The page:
But it isn’t just cultural affinity that’s attracting Indian art lovers to the work from across the border. The fact is that cutting-edge work is coming out of Pakistan. Says Saffronart co-director Dinesh Vazirani: “Wherever collectors are looking at art from outside, they’re looking for innovation.” Hammad Nasar, co-founder, Green Cardamom, believes this is partly because, “for most of its 60-year existence, Pakistan has remained a cauldron of political and social upheaval.” He adds: “This has proved to be a fertile ground for artists to mine.”

Two broad categories: new media and contemporary miniatures

Certainly, it has thrown up a diverse palette. The Pakistani art scene can be broadly divided into two: there are artists working in new media, and there are those that have given a contemporary twist to the miniature tradition.

Indians, says gallerists, are interested in both types of works. The big draw, of course, is Rana with his multi-layered images and messages. Take his Red Carpetphoto-montage series – Red Carpet-1 incidentally sold for a record $623,400 at Sotheby’s recent Spring Sale of Contemporary Art. At first glance, the work appears to be a large Persian carpet. But when you look closer, there’s a series of tiny photographs of scenes from a slaughterhouse. The work reflects, in a sense, Rana’s formal and conceptual concerns. He says in his artist’s statement, “In today’s environment of uncertainty, we cannot have the privilege of a single world-view. Every image or idea already contains its opposite within itself.”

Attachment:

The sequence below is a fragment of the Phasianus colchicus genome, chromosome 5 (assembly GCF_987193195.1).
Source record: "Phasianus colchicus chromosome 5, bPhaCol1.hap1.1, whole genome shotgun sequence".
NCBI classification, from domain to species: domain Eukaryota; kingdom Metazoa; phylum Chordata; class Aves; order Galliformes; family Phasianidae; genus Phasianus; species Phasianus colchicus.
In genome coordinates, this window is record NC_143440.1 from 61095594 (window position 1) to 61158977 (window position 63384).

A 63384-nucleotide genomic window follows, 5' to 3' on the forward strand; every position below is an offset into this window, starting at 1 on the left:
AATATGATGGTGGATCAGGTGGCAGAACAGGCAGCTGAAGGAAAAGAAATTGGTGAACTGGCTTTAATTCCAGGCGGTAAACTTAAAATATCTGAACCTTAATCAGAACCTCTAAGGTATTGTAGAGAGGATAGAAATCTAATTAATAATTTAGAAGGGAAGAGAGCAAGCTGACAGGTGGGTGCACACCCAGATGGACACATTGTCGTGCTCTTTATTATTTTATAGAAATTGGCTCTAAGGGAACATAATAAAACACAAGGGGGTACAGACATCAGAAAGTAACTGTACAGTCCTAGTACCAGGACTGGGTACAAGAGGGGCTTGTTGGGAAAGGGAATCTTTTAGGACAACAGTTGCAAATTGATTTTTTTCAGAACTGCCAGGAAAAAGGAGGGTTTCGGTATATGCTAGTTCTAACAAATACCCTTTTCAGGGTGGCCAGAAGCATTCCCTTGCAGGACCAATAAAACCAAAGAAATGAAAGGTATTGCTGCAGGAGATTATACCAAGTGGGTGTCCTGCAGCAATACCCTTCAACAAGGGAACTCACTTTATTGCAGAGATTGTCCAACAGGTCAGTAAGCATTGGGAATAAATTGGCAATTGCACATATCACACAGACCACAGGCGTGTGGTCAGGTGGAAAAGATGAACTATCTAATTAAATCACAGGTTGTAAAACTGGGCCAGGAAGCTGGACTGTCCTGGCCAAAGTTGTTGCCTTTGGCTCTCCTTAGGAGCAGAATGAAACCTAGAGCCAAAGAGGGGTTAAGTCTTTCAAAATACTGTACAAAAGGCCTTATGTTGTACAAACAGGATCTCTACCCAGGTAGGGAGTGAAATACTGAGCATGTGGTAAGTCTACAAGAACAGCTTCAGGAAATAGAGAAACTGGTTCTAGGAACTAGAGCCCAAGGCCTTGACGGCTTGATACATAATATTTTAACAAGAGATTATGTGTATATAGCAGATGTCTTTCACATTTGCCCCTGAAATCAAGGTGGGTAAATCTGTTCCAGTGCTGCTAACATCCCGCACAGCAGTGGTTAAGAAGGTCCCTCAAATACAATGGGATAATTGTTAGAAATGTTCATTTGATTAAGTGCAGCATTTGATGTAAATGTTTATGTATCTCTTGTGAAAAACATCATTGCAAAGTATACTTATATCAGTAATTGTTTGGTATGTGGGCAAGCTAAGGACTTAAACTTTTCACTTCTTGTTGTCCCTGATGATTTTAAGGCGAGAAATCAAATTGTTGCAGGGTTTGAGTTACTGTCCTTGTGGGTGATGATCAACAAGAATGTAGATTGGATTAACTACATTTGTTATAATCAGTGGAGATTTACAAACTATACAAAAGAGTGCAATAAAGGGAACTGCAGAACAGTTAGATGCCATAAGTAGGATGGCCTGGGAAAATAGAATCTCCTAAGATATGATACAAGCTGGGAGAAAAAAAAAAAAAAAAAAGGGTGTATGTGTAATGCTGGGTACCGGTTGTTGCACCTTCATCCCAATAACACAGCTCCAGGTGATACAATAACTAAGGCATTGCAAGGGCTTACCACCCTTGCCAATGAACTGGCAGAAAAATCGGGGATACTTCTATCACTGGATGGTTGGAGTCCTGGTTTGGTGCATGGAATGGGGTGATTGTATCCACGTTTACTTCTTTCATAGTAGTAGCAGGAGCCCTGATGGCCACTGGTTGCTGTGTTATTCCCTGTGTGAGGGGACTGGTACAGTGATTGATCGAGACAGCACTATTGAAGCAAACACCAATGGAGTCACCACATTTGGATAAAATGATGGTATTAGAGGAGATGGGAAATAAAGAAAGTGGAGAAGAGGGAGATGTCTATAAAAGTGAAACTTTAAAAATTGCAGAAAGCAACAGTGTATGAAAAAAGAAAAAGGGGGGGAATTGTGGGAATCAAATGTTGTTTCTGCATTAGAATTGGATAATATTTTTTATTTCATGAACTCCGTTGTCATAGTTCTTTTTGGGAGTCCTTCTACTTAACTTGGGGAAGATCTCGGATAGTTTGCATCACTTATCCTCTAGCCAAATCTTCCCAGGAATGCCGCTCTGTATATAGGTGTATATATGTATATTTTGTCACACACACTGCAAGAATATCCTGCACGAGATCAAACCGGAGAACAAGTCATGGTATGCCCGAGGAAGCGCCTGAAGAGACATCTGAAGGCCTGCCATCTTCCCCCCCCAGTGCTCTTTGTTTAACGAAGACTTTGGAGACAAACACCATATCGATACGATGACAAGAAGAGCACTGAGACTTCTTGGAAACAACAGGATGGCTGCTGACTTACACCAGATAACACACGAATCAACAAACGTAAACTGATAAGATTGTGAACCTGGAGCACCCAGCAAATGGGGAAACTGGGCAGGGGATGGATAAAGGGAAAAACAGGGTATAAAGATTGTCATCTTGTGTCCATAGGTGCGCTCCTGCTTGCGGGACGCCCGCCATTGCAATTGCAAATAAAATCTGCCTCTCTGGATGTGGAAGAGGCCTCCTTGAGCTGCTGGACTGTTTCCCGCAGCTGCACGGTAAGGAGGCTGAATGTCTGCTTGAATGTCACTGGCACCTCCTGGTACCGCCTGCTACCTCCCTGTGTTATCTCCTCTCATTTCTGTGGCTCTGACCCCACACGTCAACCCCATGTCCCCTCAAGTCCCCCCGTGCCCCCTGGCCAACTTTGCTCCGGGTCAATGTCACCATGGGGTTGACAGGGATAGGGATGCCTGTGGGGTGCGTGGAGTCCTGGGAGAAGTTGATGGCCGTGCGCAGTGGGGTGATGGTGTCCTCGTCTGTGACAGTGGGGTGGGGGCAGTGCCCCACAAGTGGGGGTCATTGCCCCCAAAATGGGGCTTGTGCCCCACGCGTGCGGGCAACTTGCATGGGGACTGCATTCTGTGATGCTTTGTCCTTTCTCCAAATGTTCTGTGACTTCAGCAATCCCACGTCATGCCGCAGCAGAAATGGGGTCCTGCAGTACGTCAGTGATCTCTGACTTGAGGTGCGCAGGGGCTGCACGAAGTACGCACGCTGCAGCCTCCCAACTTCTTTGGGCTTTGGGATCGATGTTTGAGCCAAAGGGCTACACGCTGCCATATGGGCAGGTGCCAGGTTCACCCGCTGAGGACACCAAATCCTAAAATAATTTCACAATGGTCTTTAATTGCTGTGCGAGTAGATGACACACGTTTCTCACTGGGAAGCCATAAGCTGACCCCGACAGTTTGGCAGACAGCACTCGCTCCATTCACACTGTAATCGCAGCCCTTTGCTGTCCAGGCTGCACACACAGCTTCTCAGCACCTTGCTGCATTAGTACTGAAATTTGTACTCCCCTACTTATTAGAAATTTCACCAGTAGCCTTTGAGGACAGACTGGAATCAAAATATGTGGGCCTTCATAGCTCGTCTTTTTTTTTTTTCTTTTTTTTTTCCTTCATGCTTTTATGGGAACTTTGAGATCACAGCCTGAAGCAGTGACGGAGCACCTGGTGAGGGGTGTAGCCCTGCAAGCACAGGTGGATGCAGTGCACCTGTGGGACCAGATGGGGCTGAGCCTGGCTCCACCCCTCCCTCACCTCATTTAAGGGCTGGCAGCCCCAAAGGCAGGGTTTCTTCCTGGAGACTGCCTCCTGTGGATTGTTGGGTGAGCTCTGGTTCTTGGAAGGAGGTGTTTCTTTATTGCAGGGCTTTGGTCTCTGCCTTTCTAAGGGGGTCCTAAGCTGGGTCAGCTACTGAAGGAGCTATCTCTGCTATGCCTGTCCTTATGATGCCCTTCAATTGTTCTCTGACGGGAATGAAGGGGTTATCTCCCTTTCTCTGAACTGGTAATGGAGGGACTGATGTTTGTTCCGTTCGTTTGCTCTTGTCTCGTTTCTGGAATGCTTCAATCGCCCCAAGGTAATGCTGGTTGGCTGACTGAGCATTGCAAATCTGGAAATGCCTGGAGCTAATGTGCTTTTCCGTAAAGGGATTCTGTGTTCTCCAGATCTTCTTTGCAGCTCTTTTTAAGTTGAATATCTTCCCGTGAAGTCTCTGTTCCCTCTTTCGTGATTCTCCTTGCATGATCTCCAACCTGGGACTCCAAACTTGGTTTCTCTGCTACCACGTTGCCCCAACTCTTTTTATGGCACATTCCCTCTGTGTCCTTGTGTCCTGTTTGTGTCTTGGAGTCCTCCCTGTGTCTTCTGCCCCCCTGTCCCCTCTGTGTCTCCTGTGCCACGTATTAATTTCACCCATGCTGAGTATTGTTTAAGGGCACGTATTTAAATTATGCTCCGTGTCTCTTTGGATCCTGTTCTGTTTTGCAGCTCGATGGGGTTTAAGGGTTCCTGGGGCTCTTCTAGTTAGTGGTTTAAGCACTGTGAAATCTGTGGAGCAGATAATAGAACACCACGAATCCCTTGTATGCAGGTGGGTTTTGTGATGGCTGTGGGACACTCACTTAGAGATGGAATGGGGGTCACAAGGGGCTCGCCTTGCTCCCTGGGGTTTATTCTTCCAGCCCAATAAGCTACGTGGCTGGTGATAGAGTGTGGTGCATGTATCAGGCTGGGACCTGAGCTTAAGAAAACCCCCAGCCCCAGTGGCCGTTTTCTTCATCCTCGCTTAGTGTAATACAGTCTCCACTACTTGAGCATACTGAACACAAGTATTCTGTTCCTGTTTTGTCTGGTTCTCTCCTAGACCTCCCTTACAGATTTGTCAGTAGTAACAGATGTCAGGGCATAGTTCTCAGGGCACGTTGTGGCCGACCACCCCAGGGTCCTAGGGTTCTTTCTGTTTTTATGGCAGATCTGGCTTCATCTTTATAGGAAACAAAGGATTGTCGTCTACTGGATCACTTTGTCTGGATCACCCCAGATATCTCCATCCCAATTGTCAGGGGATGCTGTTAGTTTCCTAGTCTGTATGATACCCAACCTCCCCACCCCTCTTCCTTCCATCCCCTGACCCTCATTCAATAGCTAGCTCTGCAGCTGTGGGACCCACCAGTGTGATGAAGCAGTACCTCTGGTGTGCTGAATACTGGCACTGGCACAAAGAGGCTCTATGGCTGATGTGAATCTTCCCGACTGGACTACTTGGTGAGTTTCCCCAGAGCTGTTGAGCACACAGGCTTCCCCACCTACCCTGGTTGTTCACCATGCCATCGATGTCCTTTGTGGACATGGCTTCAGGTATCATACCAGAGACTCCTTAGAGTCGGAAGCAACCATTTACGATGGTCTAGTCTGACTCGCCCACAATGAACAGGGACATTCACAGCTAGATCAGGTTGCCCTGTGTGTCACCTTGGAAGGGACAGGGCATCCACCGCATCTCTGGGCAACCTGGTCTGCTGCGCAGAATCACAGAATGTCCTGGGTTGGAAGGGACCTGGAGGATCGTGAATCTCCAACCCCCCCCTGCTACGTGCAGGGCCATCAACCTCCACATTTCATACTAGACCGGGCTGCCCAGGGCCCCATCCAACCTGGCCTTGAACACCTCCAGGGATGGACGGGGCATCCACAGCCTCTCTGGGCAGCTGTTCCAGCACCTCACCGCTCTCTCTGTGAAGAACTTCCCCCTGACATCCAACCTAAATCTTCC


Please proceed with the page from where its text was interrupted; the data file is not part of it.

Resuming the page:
Other artists names

Other contemporary Pakistani artists are also being noticed around the world. There are prominent names like Naiza Khan, sculptor-photographer Huma Mulji, Hamra Abbas, Faiza Butt, Mohammad Ali Talpur, and sculptor Khalil Chishtee, whose recent work includes sculptures with garbage bags. Mulji’s Arabian Delight, for instance, was reportedly picked up by British collector Charles Saatchi for $8,000 at the recent Dubai Art Fair.

At a different level, there are the neo-miniaturists – Indian collectors who are familiar with miniatures are quite enthusiastic about this type of work. Miniature art is a strong discipline at Lahore’s National College of Art (NCA), and it has turned out stars like Zahoor-ul-Akhlaq and Shahzia Sikander, who made a name for herself internationally in the ’90s.Now there are newer miniaturists like Imran Qureshi, Aisha Khalid, Nusra Latif Qureshi, Hasnat Mehmood, Talha Rathore and Zeeshan. “These artists have taken the South Asian tradition of miniature to new heights, and then moved beyond the page to invent a new visual language, rooted in tradition but of the here and now,” says Nasar.